FSRH press release: Medical leaders call for the reclassification of oral emergency contraception to increase accessibility

Posted 30 January 2024

Date: 30 Jan 2024

Type: FSRH Press Releases and Statements

The UK’s leading sexual and reproductive healthcare body have published a statement calling for the reclassification of oral emergency contraception from a Pharmacy (P) medicine to General Sales List (GSL). This would enable oral emergency contraception to be purchased from general retail outlets, from supermarkets to petrol stations, removing barriers and improving access for all

Representing 14,000 healthcare professionals the Faculty of Sexual and Reproductive Healthcare (FSRH) supports universal provision of free, accessible oral emergency contraception across the UK, without fear of harassment or stigma.

The position was recently passed by the Council of the FSRH and has been officially endorsed by eight leading organisations in the sector, The Faculty of Pharmaceutical Medicine (FPM), The Faculty of Public Health (FPH), The Royal College of Obstetricians and Gynaecologists (RCOG), The Royal College of General Practitioners (RCGP), MSI Reproductive Choices, the British Pregnancy Advisory Service (BPAS), the National Unplanned Pregnancy Advisory Service (NUPAS) and Brook.

Dr Janet Barter, President of the Faculty of Sexual & Reproductive Healthcare said:

“Access to contraception is such a basic human right and it is high time we begin to remove the barriers people face accessing oral emergency contraception. We want to make oral emergency contraception free and easily accessible to everyone who needs it, at a time and place that suits them, be that in a supermarket or their local sexual health clinic.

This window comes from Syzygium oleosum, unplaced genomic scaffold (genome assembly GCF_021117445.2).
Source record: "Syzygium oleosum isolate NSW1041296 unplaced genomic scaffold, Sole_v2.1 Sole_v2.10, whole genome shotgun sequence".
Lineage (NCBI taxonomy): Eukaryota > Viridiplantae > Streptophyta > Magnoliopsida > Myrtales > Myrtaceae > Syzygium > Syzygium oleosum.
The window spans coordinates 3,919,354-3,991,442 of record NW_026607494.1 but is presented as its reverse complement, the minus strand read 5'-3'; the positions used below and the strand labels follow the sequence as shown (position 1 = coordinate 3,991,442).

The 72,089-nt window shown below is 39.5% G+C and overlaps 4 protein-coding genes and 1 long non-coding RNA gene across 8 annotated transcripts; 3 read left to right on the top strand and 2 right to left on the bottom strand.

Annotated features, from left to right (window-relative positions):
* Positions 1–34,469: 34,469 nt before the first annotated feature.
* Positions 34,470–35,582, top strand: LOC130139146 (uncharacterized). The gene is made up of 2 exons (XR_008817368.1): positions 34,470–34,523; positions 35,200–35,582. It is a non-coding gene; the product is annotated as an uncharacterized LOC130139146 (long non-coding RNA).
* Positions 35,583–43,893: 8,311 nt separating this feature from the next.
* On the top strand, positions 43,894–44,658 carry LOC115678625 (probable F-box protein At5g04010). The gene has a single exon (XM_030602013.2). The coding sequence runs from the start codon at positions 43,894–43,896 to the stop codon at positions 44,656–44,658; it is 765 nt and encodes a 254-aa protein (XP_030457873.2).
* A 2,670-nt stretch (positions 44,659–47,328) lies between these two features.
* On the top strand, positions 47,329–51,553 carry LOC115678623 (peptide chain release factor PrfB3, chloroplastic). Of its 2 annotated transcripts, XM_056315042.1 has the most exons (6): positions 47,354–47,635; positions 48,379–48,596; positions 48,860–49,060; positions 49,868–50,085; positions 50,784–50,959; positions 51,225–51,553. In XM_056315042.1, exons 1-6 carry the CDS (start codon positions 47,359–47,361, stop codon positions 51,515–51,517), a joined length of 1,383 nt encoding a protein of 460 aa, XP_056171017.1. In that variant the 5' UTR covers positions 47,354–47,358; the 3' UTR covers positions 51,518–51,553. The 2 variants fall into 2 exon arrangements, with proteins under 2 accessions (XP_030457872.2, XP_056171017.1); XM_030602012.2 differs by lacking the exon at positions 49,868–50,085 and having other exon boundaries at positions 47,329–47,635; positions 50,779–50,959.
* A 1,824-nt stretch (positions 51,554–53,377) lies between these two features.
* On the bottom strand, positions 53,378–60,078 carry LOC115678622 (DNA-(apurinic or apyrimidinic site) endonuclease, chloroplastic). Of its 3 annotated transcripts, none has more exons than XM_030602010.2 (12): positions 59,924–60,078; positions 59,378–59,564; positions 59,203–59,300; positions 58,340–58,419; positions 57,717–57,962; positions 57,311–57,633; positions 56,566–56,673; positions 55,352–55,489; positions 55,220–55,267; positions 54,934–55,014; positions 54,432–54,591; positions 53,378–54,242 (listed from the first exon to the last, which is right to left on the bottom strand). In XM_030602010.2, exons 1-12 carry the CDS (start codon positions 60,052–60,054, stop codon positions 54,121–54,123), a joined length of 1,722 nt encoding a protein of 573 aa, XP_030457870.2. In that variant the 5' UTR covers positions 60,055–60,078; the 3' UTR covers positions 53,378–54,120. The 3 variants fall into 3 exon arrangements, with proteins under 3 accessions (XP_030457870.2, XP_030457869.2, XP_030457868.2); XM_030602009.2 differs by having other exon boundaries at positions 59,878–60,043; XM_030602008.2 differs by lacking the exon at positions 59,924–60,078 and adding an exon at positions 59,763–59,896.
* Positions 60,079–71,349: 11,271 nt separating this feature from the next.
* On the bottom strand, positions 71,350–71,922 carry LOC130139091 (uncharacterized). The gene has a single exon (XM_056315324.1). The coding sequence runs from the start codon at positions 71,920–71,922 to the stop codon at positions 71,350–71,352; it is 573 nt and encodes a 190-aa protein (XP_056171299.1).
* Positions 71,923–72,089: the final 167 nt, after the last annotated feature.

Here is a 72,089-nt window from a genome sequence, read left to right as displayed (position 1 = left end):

“It is so important that people can take full control of their own contraceptive needs. We believe that the reclassification of oral emergency contraception from a pharmacy medicine to general sales list would be an enormous step forward, giving people autonomy and empowering them to make the right decision for themselves. The next important step in the process to improve access to oral emergency contraception would be to make it free for everyone.

“Currently oral emergency contraception is available in pharmacies after a mandatory consultation with a pharmacist. This consultation can be very valuable, but the requirement does pose a barrier for some people, particularly on evenings, Sundays or national holidays when most pharmacies are shut. At the end of the day, oral emergency contraception is a very safe medication. However, it must be taken within a window of 3-5 days, and the sooner it is taken the more effective it is. It really is of utmost importance that people can pick it up as soon as possible.”


For further information, please contact: Lorna Kelly, External Affairs Communication & Policy Manager, at 07895267205 / lkelly@fsrh.org

Notes to Editors

  •  Around 45% pregnancies in Britain are unplanned or ambivalent[1].
  • The abortion rate is the highest on record. The most recent statistics show that abortion rates have increased by 17% from January-June 2022, compared to the same period in 2021[2].
  • Emergency contraception should be used as and when it is needed however, it should not replace ongoing contraception methods e.g. LARC, contraceptive pill etc and it is important that people are able to access the full range of contraceptive options local to them.

Securing the reclassification of emergency contraception is a priority workstream for the FSRH Hatfield Vision (FHV) Taskforce and in order to progress this, we launched the FHV Taskforce Implementation Working Group (IWG) - Reclassification of Emergency Contraception as GSL medicine last June. The working group is made up of organisations across the sector alongside experts in the field.

The FSRH Position Statement on Emergency Contraception has been endorsed by 8 leading organisations across the sector:

About FSRH

The Faculty of Sexual and Reproductive Healthcare (FSRH) is the leader in the field of sexual and reproductive healthcare, and we are the voice for 14,000 professionals working in this area. As a multi-disciplinary professional membership organisation, we set clinical guidance and standards, provide training and lifelong education, and champion safe and effective sexual and reproductive healthcare across the life course for all. 

[1] Wellings, K. et.al 2013. The prevalence of unplanned pregnancy and associated factors in Britain: findings from the third National Survey of Sexual Attitudes and Lifestyles (Natsal-3). Lancet 382(9907): 1807–1816.
[2] Office of Health Improvement and Disparities Abortion Statistics for England and Wales: January to June 2022